Whilst the findings above span all sectors banks and financial services organisations have seen a 38% increase in cyber attacks between February and March. These findings make uncomfortable reading highlighting the need to review and modify security programs.
For many financial services businesses, the pandemic has meant significant changes to how and where their employees work. This has led to IT environments having to become more flexible and robust to facilitate people logging on from home increasing the possibility of an attack vector being opened to exploitation by hackers.
Remote employees can take various steps to work securely such as using a VPN, encrypting data, have up-to-date antivirus software and a firewall in place. Despite having these safeguards, the sophistication of social engineering and phishing attacks require employees to be highly vigilant at all times. Arguably it’s advisable to review what cyber awareness training is required to help further educate and protect your business whilst lockdown remains in place.
For CISOs and security leaders adapting to this new way of working has inevitably meant allocating more time, money and resources to ensure they operate securely. The FS-ISAC recently revealed 75% of financial institutions security teams implemented swift changes to their cyber security programs to accommodate remote working conditions.
The key challenges are maintaining the high levels of security needed with disbanded employees alongside still being able to adhere to internal security procedures, regulatory standards and compliance such as FCA and ISO 27001.
Taking all these aspects into consideration it’s now more important than ever to focus on having the right security programs and measures in place to adapt to the “new normal”. Many are predicting remote working will be far more commonplace which has a range of benefits, especially for attracting the best talent. Twitter have already announced their employees can work from home indefinitely if they choose with others also following suit.
Over the last few months, we’ve seen our financial services customers increase their penetration testing and vulnerability management activity significantly. In parallel, our banking customers have been working on PSD2 security projects such as VAPT testing Open Banking APIs to ensure they are compliant. With the volume and sophistication of cyber-attacks increasing at such a fast pace it should come as no surprise that security is of paramount importance to avoid becoming the latest headline.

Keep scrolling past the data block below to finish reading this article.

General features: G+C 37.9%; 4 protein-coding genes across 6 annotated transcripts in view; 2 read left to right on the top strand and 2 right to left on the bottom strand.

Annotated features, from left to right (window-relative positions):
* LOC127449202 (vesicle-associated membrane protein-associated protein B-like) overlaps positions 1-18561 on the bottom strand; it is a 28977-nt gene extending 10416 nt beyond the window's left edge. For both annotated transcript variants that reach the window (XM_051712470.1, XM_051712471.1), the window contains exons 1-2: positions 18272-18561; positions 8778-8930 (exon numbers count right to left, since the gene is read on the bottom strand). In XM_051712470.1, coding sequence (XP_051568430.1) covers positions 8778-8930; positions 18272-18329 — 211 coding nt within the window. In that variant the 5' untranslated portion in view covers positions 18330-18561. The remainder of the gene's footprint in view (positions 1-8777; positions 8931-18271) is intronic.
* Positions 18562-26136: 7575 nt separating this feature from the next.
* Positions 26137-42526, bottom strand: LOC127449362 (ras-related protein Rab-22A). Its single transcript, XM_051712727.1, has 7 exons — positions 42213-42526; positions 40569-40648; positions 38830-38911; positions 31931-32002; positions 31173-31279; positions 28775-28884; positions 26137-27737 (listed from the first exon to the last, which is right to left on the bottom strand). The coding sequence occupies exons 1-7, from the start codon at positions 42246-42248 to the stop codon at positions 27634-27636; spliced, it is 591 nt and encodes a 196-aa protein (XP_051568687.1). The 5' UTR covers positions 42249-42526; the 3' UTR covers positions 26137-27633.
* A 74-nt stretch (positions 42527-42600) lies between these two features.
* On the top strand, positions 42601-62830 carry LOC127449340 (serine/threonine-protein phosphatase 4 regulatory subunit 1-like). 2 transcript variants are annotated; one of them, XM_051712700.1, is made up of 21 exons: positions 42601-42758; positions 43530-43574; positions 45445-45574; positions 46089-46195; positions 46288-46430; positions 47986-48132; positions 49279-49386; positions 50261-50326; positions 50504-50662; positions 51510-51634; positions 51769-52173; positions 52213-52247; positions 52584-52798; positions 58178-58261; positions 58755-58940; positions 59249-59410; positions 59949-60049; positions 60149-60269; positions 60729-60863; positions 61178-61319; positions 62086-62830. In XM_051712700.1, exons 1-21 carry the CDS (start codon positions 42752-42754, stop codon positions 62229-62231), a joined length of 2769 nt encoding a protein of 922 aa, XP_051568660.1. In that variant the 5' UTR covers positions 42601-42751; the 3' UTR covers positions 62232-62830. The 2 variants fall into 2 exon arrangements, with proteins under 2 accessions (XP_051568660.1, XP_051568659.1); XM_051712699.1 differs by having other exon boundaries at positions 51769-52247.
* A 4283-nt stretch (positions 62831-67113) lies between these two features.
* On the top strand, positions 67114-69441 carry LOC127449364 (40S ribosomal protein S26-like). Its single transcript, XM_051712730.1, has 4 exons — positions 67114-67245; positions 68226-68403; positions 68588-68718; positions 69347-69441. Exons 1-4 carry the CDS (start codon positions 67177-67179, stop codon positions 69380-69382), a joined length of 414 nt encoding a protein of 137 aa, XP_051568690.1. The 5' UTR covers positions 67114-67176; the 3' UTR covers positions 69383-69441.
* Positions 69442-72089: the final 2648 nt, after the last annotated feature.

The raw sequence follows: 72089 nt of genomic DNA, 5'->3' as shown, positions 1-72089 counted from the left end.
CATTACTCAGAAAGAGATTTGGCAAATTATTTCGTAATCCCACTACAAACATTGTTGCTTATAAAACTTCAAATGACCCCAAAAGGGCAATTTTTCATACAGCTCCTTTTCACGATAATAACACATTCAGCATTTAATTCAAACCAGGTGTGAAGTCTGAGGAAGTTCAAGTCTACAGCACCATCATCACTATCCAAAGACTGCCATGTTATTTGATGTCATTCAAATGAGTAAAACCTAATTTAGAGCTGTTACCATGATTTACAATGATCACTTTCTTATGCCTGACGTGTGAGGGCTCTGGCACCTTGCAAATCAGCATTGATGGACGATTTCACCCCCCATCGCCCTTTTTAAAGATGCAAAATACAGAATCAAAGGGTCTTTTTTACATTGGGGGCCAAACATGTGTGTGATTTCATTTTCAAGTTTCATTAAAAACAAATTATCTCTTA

Attackers are continuously looking for weaknesses in known and shadow assets with the aim of accessing personal data and money. Ransomware, phishing, data leakage and exploiting vulnerabilities in insecure applications are all methods regularly attempted across the financial services sector.
Whilst social engineering continues as a preferred method for cyber criminals, web and mobile applications also pose potential risks. The Equifax breach acts as an example whereby an out-of-date version of Apache Struts caused devastating ramifications for both victims and the business itself.
The threat landscape evolves at a rapid rate, security budgets are stretched and economically businesses are facing unprecedented times. Security teams are having to do more with less and are embracing technologies that automate security processes and labour-intensive tasks and processes.
Hackers are constantly searching for shadow IT assets that could provide access to critical systems if an attack was successful. Not having a complete view of your internet facing assets is a problem many businesses share. Over time and left unmanaged shadow IT assets can become a significant risk and become susceptible to hacking techniques. Continuous attack surface management is becoming a crucial tool in many modern businesses to map and be alerted to vulnerabilities.
Penetration testing remains a core element of security programs ensuring web applications, external and internal infrastructure aren’t susceptible to attack. With internal network infrastructure testing being required for FCA, PCI DSS and ISO 27001 compliance it’s important to factor this into planning. Our response to the pandemic has been to introduce a remote internal penetration testing service so our clients can fulfil this requirement without needing a penetration tester onsite
Looking forward security teams need to have continual risk assessments in place especially with teams working remotely for the foreseeable future. Many will be evaluating the best use of their resources and budgets to mitigate cyber threats in light of remote working practices. Implementing relevant controls, continuous vulnerability and attack surface management solutions will bolster defences aiding faster remediation of threats.
2020 has seen a sharp increase in cyber security attacks increasing by 33% between January and March.Read Article >